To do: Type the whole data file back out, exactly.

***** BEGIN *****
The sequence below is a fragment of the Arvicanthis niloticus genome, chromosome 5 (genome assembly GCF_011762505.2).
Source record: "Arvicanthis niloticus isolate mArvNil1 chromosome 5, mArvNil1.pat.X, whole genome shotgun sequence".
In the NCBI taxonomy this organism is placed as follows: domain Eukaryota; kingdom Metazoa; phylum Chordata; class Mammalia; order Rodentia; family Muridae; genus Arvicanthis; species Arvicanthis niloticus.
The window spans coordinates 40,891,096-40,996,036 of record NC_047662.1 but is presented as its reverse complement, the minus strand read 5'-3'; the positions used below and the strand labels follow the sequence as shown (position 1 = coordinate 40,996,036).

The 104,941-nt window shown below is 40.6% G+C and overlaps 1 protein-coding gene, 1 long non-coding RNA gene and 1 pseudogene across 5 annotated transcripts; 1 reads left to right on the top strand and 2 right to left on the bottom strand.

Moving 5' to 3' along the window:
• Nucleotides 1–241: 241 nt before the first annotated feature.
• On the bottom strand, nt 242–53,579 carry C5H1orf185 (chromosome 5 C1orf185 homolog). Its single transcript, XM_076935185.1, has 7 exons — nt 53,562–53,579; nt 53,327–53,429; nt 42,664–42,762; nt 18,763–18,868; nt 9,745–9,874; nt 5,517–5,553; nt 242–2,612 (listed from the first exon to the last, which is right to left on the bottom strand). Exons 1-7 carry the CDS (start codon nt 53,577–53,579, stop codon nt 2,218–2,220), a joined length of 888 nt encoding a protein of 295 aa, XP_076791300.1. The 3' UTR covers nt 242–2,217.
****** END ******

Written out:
The sequence below is a fragment of the Arvicanthis niloticus genome, chromosome 5 (genome assembly GCF_011762505.2).
Source record: "Arvicanthis niloticus isolate mArvNil1 chromosome 5, mArvNil1.pat.X, whole genome shotgun sequence".
In the NCBI taxonomy this organism is placed as follows: domain Eukaryota; kingdom Metazoa; phylum Chordata; class Mammalia; order Rodentia; family Muridae; genus Arvicanthis; species Arvicanthis niloticus.
The window spans coordinates 40,891,096-40,996,036 of record NC_047662.1 but is presented as its reverse complement, the minus strand read 5'-3'; the positions used below and the strand labels follow the sequence as shown (position 1 = coordinate 40,996,036).

The 104,941-nt window shown below is 40.6% G+C and overlaps 1 protein-coding gene, 1 long non-coding RNA gene and 1 pseudogene across 5 annotated transcripts; 1 reads left to right on the top strand and 2 right to left on the bottom strand.

Moving 5' to 3' along the window:
• Nucleotides 1–241: 241 nt before the first annotated feature.
• On the bottom strand, nt 242–53,579 carry C5H1orf185 (chromosome 5 C1orf185 homolog). Its single transcript, XM_076935185.1, has 7 exons — nt 53,562–53,579; nt 53,327–53,429; nt 42,664–42,762; nt 18,763–18,868; nt 9,745–9,874; nt 5,517–5,553; nt 242–2,612 (listed from the first exon to the last, which is right to left on the bottom strand). Exons 1-7 carry the CDS (start codon nt 53,577–53,579, stop codon nt 2,218–2,220), a joined length of 888 nt encoding a protein of 295 aa, XP_076791300.1. The 3' UTR covers nt 242–2,217.